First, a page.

Victims lost an average £91,000 to devious crooks in 2017, with two reporting a loss of seven-figure sums from their retirement pot. But the numbers are feared to be even higher, with the majority of scam victims never contacting the authorities. The new data comes from research from multi-agency group Project Bloom, which was set up to tackle pension scams. It comes after a ban on nuisance calls about pensions came into effect last month with scammers facing potential fines of up to half a million pounds.
Nicola Parish, The Pensions Regulator’s (TPR) executive director of frontline regulation, said: “Victims of scams are often traumatised by what has happened to them and many inevitably are left questioning how they are going to afford to retire.
“The average loss of a victim is £91,000 but these Action Fraud reports show that people can also lose much, much more.
“However large your pension pot, you must be vigilant and able to spot and avoid a scam.”
Pauline Smith, director of Action Fraud, said: “These statistics prove that the consequences of falling victim to a pension scam can be devastating.
“Victims can lose their life savings and are left facing retirement with little or no income.
“This is why it’s so important that you are vigilant if you receive an offer about your pension out of the blue and that you check who you are dealing with.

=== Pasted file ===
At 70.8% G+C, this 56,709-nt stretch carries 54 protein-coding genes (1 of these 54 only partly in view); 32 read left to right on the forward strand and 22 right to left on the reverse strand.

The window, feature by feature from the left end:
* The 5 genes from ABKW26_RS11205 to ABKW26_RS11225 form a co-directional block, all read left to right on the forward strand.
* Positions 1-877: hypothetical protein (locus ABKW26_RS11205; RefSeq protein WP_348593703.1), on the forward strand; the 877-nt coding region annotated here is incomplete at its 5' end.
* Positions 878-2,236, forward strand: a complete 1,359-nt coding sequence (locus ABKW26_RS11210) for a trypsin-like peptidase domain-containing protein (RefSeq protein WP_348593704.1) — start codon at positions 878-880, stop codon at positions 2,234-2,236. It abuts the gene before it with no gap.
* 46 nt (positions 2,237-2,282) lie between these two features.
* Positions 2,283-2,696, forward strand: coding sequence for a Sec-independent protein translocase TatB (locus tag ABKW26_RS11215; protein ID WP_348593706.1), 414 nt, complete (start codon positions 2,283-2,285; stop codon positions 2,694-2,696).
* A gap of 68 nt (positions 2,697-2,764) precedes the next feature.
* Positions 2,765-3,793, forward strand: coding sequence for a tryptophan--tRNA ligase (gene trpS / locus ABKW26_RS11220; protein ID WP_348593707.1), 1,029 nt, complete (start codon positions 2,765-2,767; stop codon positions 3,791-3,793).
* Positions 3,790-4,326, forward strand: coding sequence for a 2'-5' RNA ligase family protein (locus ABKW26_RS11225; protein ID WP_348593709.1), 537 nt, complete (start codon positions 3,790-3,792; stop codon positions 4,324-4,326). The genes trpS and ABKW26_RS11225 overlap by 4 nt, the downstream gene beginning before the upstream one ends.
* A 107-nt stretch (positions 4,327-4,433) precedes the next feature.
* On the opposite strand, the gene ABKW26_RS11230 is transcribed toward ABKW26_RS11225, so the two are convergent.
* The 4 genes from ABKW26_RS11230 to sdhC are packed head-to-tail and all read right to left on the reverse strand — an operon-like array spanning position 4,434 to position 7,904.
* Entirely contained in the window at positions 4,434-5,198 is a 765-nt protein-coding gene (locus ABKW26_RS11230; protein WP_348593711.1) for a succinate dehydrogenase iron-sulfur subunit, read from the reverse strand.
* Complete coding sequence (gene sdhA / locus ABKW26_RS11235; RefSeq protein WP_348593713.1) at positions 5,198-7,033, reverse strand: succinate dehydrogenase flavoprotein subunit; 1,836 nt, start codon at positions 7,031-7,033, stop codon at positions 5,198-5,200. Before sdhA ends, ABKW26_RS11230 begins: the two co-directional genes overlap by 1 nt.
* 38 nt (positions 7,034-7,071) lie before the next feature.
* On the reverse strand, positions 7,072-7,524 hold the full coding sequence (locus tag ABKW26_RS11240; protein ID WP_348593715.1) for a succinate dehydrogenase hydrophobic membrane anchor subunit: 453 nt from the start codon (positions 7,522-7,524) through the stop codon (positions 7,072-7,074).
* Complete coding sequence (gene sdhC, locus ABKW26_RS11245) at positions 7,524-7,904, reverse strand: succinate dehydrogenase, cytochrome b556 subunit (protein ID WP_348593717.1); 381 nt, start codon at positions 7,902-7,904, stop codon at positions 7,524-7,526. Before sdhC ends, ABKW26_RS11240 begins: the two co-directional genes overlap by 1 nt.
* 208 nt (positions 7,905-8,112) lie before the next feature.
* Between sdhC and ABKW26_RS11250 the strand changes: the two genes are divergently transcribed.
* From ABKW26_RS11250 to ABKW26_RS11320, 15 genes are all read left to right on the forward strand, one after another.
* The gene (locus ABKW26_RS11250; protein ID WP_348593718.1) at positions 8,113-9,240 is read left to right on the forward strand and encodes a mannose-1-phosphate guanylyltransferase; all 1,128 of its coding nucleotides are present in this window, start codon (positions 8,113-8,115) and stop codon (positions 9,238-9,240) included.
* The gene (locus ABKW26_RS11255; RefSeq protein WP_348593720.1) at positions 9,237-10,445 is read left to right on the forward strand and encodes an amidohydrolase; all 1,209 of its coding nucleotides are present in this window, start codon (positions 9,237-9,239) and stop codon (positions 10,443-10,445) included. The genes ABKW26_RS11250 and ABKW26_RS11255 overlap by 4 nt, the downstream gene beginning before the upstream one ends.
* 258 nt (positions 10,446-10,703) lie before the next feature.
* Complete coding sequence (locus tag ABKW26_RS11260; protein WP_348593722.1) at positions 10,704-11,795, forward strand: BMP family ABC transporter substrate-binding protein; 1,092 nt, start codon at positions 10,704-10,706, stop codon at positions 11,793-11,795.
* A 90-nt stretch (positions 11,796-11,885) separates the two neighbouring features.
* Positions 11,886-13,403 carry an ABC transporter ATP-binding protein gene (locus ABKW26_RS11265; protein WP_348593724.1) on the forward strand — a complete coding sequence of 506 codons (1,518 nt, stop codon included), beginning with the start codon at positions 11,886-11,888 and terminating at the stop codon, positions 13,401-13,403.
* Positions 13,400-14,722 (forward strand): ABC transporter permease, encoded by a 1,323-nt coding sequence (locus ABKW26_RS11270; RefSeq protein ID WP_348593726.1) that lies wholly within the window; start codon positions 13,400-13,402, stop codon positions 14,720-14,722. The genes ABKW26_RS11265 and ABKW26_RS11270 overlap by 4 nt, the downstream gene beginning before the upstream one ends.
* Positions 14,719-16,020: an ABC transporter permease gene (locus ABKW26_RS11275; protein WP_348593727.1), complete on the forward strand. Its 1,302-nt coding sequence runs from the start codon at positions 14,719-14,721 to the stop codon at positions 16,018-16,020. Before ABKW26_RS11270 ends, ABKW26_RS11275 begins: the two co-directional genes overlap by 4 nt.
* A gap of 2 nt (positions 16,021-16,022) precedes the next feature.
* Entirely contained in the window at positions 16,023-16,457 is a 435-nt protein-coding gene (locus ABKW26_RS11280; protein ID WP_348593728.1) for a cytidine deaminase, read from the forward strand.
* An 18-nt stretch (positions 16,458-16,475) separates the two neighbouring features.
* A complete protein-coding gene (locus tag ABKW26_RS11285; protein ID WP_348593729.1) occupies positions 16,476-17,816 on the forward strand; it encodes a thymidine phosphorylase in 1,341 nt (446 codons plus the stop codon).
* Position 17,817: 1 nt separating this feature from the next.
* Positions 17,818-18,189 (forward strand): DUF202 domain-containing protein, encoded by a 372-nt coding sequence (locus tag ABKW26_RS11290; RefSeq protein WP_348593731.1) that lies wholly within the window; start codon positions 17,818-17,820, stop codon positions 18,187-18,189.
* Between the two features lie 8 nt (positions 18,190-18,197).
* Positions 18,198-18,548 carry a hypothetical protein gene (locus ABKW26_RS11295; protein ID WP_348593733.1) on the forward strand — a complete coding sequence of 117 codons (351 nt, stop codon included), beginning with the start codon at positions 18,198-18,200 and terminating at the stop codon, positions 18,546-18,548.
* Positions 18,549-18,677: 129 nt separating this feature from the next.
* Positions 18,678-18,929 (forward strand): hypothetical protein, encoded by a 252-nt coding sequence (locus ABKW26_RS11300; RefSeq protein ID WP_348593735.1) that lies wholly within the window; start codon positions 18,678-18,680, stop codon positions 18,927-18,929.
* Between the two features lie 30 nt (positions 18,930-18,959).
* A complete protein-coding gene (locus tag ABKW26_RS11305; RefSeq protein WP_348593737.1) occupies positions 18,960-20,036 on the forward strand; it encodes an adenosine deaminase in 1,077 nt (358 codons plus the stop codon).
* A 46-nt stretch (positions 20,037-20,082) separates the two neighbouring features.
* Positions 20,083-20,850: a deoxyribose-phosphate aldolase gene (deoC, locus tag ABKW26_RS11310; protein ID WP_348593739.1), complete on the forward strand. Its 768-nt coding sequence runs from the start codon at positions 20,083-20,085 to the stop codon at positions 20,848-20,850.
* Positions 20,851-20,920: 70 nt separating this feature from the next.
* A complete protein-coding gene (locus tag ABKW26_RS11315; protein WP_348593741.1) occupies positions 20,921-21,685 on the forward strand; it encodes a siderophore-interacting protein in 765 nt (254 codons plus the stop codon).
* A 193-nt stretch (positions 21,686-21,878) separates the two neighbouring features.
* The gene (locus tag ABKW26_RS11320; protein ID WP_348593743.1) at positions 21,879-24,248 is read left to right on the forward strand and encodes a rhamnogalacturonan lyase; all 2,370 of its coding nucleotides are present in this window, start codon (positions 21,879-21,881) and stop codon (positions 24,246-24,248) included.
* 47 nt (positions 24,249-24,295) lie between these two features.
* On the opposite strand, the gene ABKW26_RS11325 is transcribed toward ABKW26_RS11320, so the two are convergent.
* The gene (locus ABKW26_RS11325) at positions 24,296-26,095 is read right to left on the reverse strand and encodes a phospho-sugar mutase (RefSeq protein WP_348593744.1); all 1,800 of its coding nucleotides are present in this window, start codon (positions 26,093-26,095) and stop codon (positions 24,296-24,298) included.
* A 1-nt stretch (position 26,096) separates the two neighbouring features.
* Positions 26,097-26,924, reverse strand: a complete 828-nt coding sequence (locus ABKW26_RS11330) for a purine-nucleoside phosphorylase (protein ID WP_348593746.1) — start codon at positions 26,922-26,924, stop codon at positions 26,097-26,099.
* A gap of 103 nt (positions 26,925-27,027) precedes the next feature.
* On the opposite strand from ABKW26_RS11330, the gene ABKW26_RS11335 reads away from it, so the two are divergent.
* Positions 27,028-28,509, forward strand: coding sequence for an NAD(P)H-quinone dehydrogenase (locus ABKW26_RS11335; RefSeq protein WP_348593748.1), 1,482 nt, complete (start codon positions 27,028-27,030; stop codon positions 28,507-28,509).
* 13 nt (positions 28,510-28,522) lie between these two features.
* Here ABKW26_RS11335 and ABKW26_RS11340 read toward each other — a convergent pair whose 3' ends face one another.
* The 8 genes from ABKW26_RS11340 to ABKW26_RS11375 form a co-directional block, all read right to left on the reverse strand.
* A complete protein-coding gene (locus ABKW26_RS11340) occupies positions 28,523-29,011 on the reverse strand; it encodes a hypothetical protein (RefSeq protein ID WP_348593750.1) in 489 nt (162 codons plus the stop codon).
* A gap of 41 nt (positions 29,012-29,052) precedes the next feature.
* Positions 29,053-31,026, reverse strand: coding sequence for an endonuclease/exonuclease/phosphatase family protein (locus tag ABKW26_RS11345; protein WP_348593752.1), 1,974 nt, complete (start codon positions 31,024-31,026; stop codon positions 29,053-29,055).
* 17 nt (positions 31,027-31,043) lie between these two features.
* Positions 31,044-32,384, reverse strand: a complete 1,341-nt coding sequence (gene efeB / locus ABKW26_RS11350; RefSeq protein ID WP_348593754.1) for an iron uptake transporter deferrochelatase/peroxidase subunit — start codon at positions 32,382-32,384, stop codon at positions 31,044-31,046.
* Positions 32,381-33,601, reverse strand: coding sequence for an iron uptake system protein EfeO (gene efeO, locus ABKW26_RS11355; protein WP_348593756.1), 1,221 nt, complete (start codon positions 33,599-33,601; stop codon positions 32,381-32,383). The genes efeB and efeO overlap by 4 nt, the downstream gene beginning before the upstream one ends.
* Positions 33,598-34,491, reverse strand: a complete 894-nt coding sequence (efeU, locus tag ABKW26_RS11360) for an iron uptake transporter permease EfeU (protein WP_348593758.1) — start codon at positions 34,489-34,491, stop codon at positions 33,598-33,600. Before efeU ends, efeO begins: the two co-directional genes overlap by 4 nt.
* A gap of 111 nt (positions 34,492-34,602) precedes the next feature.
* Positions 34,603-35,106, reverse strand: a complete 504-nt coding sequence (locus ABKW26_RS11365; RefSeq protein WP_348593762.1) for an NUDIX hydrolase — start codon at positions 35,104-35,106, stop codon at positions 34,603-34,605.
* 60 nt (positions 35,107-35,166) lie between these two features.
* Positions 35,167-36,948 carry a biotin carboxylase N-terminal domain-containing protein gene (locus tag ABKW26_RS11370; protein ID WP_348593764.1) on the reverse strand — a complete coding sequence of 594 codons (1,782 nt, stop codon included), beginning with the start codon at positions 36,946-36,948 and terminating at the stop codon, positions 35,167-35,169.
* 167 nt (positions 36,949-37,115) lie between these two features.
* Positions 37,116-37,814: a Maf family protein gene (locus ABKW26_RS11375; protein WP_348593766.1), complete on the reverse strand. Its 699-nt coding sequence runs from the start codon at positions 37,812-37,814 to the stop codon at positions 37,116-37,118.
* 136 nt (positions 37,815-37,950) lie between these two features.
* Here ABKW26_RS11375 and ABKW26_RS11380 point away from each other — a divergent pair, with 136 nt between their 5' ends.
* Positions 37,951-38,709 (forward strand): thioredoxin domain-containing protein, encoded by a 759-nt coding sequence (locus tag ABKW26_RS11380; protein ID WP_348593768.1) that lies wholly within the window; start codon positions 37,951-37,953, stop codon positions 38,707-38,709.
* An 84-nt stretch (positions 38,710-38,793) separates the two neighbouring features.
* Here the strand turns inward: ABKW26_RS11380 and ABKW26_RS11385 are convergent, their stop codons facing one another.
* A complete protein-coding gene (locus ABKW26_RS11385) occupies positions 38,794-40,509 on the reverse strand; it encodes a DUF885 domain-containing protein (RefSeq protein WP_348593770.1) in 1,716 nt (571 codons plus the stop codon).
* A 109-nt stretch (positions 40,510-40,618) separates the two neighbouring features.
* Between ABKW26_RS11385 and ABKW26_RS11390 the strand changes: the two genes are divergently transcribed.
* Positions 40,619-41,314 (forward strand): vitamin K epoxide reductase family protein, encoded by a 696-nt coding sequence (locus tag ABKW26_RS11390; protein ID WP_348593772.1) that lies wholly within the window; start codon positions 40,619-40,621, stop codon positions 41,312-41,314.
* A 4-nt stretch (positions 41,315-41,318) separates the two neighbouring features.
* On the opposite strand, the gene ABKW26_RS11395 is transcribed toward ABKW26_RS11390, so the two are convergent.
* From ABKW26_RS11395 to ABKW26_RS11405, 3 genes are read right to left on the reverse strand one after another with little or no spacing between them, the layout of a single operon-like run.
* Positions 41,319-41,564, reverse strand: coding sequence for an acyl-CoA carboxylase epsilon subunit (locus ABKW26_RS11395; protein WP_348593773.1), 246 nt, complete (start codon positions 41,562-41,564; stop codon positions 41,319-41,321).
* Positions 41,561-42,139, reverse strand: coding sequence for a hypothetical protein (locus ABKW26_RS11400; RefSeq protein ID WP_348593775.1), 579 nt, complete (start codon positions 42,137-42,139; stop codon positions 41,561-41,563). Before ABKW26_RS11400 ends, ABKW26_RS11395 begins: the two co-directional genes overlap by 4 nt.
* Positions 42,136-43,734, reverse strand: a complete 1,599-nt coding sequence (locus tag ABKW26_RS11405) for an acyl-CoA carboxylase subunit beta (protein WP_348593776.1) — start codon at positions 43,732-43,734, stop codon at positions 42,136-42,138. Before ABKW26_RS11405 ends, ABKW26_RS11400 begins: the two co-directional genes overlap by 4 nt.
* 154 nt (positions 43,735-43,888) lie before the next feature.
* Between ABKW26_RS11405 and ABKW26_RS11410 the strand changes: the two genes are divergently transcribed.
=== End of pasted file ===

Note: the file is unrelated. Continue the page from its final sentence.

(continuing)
“If you think you have been a victim of pension fraud, please report it to us.”
Express.co.uk spoke to Andrew Tully, pensions technical director at Canada Life, earlier this year about the tactics used by fraudsters and fake companies in pension scams.
Cold calls or emails and letters from an unknown source are commonly used methods, while offers for a “free pension” review should also set alarm bells ringing.
Another wild claim which Mr Tully says is highly likely of fraudulent activity is schemes to free up your money from a pension before the age of 55.
Other signs of a scam, according to Government advice, include an individual or company encouraging you to take out a large sum of money, or the whole pension pot in one go, to let them invest it for you.
Putting you under pressure to make a quick decision, for example making time-sensitive offers, is also another common tactic used by crooks.
If you are unsure if the person approaching you is who they say they are, check the individual or company on the Financial Services Register or call the Financial Conduct Authority on 0800 111 6768.